Pb 2.8 mm = Gamebore Mammoth No 5 (2.8mm/0.11”) 2/3/4” 36 gram
Fe 3.25mm = Hull Solway Steel No 4 (3.25mm/0.13”) 3” 34 gram
Pb 2.6mm = Lyalvale Super Game No 6 (2.6mm/0.10”) 2 ¾” 36 gram
Fe 3.0mm = Hull Game Steel No 5 (3.0mm/0.12”) 2 ¾” 32 gram
Pb 2.4mm = Hull Three Crowns No 7 (2.4mm/0.095”) 2 ½” 28 gram
Chart No 1 showed the average penetration for each cartridge type tested. What I was particularly interested in is what I describe as the penetration profile. That is the variation of pellet penetration within the shot cloud and whether one could thus estimate the potential penetration profile for a given load.
It has been demonstrated by Compton & Giblin3 that individual pellets within a shot cloud travel at varying velocity, and thus there will be a difference in the terminal velocity and energy of pellets within the shot cloud. Examples of differences in leading and trailing edge velocities and energy are shown in their report.
Where Compton and Giblin illustrated a shot cloud profile as “ a side on view of the shot cloud in space”, I wanted to show a side-on view of the penetration of the shot cloud.
They went on to say “The shot cloud profiles offer unprecedented detail in the quality control information that it can give, particularly with regard to the pellet energy variation within the shot cloud. (my Italics).
They also made the point that their studies showed that there was no single value for the flight time of a given load to a particular range and that there can be significant differences between flight times of leading and trailing edge pellets in the shot cloud. Thus there can be no single velocity for a given range. They went on to show large calculated differences in the kinetic energy between leading and trailing edge pellets.
In one example at 40 metres they calculated a difference of 20% in pellet kinetic energy between leading and trailing edge pellets. This possibly making part of the shot cloud ineffective.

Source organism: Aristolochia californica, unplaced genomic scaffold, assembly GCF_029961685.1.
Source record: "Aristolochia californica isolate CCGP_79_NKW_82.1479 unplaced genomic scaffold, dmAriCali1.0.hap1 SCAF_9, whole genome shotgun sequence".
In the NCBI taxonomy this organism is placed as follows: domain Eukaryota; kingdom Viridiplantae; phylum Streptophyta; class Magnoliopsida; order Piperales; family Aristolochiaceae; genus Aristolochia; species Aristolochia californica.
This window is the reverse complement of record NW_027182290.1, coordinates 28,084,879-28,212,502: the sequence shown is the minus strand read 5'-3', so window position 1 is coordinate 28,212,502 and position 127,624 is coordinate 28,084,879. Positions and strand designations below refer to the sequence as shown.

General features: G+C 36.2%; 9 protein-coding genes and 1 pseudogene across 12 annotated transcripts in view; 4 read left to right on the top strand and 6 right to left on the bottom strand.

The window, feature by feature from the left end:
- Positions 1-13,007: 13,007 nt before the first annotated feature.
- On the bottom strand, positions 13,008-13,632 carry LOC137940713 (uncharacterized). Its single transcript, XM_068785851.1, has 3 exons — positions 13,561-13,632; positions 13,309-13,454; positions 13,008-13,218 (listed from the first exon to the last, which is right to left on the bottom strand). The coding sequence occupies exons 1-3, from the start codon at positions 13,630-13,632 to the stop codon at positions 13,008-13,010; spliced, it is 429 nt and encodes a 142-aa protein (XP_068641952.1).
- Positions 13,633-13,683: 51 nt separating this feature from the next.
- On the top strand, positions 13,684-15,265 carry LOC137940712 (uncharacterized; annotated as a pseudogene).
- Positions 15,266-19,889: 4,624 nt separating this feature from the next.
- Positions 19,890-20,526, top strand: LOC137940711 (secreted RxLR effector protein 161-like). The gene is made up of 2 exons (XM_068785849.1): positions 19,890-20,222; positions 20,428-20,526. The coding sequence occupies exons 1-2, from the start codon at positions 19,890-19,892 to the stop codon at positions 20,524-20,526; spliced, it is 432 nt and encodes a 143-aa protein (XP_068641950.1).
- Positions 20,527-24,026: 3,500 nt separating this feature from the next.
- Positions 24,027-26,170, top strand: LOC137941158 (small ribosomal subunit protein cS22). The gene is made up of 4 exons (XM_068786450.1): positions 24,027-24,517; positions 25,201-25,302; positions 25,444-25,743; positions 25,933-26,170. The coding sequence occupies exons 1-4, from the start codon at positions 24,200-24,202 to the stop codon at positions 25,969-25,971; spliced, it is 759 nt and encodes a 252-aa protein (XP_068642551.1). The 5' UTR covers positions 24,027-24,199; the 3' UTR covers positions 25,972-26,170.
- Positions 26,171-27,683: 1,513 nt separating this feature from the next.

Unfortunately, the significance of shot cloud profiles and the variability of pellets within the shot cloud appears largely to have gone unnoticed by the great majority of shooters.
Most shooters, probably unconsciously, assume that each and every pellet within the shot cloud has the same velocity and energy value at a given range.
I have prepared dozens of penetration profile charts based on my penetration tests. These profiles give a clear indication of the penetrative potential of various shot types.
To illustrate this penetrative potential, chart No 2. below clearly demonstrates that the minimum penetration of steel in diameter 4.00mm is greater than the maximum penetration of lead in 3.1mm.
Penetration of pellets through a wet telephone directory.
Y axis = No of pellets embedded in specified sheet.
X axis = No of sheets penetrated.
I have used these “profiles” to guide me in my shot selection for further trials in the field.
In my quest for knowledge about the effectiveness of non-toxic loads I also needed to investigate the effectiveness of the lead loads they will replace.
Thus, when my testing is complete, I hope to be able to choose with certainty the most effective non-toxic load, not only for waterfowl but for other species, as I suspect that, in my lifetime, there will be a total ban on the use of lead shot in the United Kingdom.